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    1. Thanks, Jama. I believe food is one of the keys that unlock memories. You're so right to notice.

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  4. I've always liked "The Centaur" by May Swenson. (Actually, I forgot the name & author and had to Google my favorite line just now to find it... I read it as a child and certain lines just spoke to me and stayed with me.) Here is a link: http://babsonarabians.com/Readers_Corner/The_Centaur.htm

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  5. Great selection of poems. The students are sure to have fun writing their own memoirs.

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  6. Linda,
    The knitting metaphor is so great. That whole idea of weaving parts of truth…hmmm. I usually get great memoir poems out of kids after reading Don Graves' BASEBALL, SNAKES, AND SUMMER SQUASH. Graves is masterful, I think, at taking those teeny snippets of memory and creating a universal truth.

    I would love to meet sometime. Don't know if it will work at CCIRA - I'm presenting a couple of times and have some other stuff related to being a past president. I might be able to get together on Thursday after the sessions are over, or early Saturday morning, or we could just do a TC coffee time sometime…

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  7. How wonderful that you have a poem of your own to include with the other mentor texts!

    I hope you and Carol get to meet at CCIRA. I'm jealous that I won't be there -- but Franki will. Be sure to say hi to her! And both of you keep your calendars open for a June TC meeting when I'm home to visit Mom!

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    1. We will try to meet, but at least sometime in the near future! I'll look forward to June. Thanks for the comment.

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  8. You captured the essence of teaching memoir so well, Linda. And thanks for sharing the other poems as well - we're taking our memoirs and casting them as memoir poems as a final project in writing workshop - these will serve as wonderful mentor texts!

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    1. Thank you Tara. How wonderful that you are doing memoirs too. I like the idea of writing the prose, then re-writing as poems. Maybe that will happen in this group too?

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  9. I love "a knit of who they are." Perfect!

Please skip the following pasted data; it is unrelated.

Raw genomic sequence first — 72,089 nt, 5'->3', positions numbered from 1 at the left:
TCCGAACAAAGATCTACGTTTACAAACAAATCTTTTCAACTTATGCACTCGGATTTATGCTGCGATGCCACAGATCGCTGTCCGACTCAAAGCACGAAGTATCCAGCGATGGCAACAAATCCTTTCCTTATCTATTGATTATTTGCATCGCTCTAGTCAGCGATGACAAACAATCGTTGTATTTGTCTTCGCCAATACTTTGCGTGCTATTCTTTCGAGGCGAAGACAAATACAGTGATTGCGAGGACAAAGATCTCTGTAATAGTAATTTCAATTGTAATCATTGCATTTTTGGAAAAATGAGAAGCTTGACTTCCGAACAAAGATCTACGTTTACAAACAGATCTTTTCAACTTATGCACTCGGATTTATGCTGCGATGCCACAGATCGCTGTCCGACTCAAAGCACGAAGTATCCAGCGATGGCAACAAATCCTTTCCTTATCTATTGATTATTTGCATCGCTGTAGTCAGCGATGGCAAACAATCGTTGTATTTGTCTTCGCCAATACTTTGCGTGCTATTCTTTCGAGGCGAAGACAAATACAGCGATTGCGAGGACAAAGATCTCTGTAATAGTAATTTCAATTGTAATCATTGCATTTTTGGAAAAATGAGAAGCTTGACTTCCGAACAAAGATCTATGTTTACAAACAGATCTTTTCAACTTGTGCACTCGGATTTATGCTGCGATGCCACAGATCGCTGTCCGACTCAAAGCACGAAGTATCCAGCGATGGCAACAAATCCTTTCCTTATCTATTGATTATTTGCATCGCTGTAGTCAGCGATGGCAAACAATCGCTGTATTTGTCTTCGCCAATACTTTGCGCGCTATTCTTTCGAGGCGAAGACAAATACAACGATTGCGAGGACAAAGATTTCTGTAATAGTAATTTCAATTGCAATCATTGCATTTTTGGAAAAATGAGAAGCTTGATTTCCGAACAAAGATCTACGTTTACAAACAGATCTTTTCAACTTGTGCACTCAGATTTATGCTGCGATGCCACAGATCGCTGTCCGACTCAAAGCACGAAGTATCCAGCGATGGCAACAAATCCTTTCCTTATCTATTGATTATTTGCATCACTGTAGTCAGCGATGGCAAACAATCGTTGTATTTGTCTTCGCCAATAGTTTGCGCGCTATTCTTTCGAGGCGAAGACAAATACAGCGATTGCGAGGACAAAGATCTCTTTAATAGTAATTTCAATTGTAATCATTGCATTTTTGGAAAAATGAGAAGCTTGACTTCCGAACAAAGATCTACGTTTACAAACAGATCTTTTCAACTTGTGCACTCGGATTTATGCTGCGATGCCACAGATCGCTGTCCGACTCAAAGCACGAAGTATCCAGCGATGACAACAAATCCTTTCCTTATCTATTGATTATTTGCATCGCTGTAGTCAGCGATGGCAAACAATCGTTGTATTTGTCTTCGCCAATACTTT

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  10. "with tiny rows that knit one, then pearl two
    in colorful skeins of yarn..."

    I think that Marcus Millsap: School Day Afternoon is a poem I'll come back to - such pure imagery.

    Another one I like is Virginia Hamilton's "Under the Back Porch." And for me right now, I love "35/10" by Sharon Olds.

    I hope that some of your students choose to write their memoirs as poems... If they do, would you be interested in writing a guest post - classroom peek - for The Poem Farm? I'd love to have you!

    a.

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    1. Thank you for the compliment Amy, and for the recommendations too. I'd love to write the post, will wait & see what happens with the class & let you know. Early drafts of ideas are due next week. I'm excited to see what they choose!

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  11. Great project, Linda! I tried to think of other memoir poems for you. Maybe "Oranges" by Gary Soto?

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  12. Thank you Tabatha. I know that poem, but forgot about it. I have used some of his prose for the students.

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  13. As a knitter and a teacher, I really love your poem. And I am inspired to try a bit of poetry myself this year. Even if it scares me :)

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    1. Thank you Juliann. Oh, I hope you do try some poetry. Just string those words together as you do so beautifully!

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  14. What a lovely collection of poems you put together here! So glad I found you through Poetry Friday. Looking forward to my next visit!